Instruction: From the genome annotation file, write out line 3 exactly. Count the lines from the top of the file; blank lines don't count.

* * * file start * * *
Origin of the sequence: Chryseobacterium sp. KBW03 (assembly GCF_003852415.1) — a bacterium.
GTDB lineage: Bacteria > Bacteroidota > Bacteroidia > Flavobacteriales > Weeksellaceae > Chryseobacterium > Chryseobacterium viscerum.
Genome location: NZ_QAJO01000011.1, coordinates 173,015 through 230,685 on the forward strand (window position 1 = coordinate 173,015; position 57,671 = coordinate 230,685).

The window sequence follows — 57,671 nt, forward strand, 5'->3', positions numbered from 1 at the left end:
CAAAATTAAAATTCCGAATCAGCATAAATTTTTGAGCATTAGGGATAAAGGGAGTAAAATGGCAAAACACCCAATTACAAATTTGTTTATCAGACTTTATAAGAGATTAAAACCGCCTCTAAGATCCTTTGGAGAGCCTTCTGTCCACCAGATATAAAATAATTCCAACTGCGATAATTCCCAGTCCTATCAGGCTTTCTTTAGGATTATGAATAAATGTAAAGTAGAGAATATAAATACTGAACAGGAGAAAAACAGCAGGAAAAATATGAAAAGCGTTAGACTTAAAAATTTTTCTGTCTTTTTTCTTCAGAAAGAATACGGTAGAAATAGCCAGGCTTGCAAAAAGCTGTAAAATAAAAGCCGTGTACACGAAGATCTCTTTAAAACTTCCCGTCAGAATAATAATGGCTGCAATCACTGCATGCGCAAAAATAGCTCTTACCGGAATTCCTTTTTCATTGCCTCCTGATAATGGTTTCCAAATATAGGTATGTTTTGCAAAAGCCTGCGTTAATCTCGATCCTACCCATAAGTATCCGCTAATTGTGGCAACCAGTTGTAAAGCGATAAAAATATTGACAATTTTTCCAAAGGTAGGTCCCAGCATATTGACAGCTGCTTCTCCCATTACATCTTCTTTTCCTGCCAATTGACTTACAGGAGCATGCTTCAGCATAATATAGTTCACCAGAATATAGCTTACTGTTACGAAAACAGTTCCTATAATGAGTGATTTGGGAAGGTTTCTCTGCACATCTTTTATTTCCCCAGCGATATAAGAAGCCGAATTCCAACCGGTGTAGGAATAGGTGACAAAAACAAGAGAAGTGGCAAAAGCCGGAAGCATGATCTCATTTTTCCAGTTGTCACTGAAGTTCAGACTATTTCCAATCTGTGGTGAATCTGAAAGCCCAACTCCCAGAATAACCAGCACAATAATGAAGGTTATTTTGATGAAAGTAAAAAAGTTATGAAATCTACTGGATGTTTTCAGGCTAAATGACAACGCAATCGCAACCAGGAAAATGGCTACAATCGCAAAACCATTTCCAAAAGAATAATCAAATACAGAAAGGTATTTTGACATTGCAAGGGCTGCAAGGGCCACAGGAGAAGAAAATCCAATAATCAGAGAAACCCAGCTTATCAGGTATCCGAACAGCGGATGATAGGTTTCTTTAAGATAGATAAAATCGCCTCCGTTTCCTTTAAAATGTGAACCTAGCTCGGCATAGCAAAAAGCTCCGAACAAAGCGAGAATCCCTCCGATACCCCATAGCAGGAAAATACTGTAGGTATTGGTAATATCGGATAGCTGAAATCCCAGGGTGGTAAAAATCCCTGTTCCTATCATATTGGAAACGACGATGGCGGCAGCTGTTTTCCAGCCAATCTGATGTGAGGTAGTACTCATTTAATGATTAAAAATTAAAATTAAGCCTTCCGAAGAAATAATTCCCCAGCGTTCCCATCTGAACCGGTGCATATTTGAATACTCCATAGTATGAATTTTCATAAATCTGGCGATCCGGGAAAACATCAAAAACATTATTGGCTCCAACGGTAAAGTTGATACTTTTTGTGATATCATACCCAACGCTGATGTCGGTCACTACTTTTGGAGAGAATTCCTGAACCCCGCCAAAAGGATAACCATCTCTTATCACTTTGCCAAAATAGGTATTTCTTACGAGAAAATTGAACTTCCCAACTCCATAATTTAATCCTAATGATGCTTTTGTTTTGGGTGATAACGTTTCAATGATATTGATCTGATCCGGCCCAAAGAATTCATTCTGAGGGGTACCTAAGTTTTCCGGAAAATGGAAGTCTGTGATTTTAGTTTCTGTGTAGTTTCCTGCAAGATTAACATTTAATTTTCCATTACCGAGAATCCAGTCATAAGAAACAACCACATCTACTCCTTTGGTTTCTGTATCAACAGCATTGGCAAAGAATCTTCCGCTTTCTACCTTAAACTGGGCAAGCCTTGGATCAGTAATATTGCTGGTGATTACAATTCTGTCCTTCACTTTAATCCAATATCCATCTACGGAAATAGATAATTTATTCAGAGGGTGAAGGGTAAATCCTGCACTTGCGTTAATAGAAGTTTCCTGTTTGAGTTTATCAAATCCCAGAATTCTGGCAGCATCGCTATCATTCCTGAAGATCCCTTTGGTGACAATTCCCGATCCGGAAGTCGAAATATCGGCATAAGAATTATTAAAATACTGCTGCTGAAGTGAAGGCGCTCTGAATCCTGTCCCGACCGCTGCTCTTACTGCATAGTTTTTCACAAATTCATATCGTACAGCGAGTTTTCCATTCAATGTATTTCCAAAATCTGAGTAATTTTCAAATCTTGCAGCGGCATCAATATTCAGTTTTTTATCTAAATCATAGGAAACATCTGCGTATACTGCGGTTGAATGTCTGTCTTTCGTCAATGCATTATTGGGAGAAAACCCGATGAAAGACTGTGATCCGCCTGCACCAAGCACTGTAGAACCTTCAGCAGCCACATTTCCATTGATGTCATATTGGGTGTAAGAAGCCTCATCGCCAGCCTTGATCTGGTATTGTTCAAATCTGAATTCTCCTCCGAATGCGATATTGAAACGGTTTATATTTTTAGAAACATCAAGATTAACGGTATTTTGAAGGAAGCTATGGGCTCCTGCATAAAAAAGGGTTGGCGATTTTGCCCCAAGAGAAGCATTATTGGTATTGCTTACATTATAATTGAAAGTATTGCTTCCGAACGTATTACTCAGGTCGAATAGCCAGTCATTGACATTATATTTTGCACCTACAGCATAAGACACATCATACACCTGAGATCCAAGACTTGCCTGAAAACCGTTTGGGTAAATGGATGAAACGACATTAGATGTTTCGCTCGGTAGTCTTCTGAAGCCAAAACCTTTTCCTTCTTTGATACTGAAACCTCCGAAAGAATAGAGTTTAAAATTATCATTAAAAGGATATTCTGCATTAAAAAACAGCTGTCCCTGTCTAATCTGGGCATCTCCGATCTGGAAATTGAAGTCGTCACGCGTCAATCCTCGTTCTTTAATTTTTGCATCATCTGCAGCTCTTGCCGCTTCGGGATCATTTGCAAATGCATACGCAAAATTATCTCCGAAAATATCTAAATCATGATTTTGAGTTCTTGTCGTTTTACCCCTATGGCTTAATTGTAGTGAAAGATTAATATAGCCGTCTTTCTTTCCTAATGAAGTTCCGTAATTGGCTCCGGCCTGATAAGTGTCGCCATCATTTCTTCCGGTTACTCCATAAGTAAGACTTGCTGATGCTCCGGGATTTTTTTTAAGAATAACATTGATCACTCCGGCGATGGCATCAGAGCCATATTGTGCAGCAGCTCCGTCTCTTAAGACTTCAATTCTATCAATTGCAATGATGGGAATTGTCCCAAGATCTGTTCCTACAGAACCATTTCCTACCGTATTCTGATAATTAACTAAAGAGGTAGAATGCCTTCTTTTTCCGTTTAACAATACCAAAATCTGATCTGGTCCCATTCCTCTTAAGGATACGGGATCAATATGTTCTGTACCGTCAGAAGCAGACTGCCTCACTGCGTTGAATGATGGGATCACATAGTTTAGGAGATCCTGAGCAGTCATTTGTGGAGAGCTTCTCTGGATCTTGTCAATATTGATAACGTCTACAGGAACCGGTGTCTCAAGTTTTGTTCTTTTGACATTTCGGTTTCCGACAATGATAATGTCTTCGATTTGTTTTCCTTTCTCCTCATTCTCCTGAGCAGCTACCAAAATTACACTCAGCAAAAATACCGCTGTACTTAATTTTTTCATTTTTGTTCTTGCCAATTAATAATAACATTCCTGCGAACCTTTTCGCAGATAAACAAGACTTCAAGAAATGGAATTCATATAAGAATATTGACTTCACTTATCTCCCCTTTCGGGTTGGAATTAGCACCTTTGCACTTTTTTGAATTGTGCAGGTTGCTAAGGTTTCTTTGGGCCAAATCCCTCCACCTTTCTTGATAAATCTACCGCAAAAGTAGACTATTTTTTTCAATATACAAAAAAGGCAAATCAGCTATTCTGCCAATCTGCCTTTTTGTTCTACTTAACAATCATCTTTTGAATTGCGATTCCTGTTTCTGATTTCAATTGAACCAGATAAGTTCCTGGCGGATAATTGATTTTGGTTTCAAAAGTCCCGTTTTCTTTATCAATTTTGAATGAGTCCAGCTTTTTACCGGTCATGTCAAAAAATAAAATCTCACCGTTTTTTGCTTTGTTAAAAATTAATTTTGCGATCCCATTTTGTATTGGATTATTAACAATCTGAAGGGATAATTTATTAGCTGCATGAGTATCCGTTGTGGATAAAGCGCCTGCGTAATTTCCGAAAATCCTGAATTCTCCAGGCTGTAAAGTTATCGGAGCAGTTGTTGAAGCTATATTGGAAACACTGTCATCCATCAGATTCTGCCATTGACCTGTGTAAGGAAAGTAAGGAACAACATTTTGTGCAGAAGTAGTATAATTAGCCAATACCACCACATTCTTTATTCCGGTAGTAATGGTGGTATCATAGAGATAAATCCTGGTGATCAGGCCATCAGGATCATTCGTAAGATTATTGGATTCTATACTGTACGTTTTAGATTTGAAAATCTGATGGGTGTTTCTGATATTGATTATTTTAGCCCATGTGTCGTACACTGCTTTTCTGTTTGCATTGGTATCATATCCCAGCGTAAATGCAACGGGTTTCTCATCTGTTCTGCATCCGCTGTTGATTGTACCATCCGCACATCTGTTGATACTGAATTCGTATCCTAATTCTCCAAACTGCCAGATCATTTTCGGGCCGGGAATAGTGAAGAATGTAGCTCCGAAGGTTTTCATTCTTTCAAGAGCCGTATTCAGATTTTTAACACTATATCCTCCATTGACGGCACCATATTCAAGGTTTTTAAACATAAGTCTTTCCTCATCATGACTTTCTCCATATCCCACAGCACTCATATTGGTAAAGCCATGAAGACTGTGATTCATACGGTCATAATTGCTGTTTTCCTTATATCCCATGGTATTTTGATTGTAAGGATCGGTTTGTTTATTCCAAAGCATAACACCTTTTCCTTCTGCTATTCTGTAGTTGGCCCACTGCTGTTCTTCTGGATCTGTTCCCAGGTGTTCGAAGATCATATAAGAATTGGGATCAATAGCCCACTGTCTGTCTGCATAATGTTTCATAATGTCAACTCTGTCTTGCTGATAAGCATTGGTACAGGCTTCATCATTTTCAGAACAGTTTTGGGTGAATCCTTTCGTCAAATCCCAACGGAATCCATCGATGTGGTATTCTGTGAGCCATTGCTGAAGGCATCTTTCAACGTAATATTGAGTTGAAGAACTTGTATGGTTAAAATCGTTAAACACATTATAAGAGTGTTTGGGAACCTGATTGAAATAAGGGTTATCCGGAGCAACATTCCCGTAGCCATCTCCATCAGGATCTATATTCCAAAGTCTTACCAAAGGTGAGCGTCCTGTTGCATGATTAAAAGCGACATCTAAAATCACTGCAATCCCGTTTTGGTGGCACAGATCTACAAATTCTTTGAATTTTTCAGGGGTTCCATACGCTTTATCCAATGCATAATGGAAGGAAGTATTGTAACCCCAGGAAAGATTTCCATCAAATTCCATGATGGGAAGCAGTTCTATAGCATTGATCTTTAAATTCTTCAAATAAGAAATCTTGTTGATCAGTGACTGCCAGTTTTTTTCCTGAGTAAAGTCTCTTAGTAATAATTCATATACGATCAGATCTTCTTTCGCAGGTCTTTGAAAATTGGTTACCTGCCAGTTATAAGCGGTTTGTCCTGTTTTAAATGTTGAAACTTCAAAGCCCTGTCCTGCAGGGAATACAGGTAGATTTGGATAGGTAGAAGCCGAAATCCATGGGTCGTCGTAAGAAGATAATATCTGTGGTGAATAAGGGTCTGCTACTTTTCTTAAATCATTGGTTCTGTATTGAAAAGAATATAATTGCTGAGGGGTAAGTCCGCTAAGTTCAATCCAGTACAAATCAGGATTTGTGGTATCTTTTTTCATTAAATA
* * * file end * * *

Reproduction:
Genome location: NZ_QAJO01000011.1, coordinates 173,015 through 230,685 on the forward strand (window position 1 = coordinate 173,015; position 57,671 = coordinate 230,685).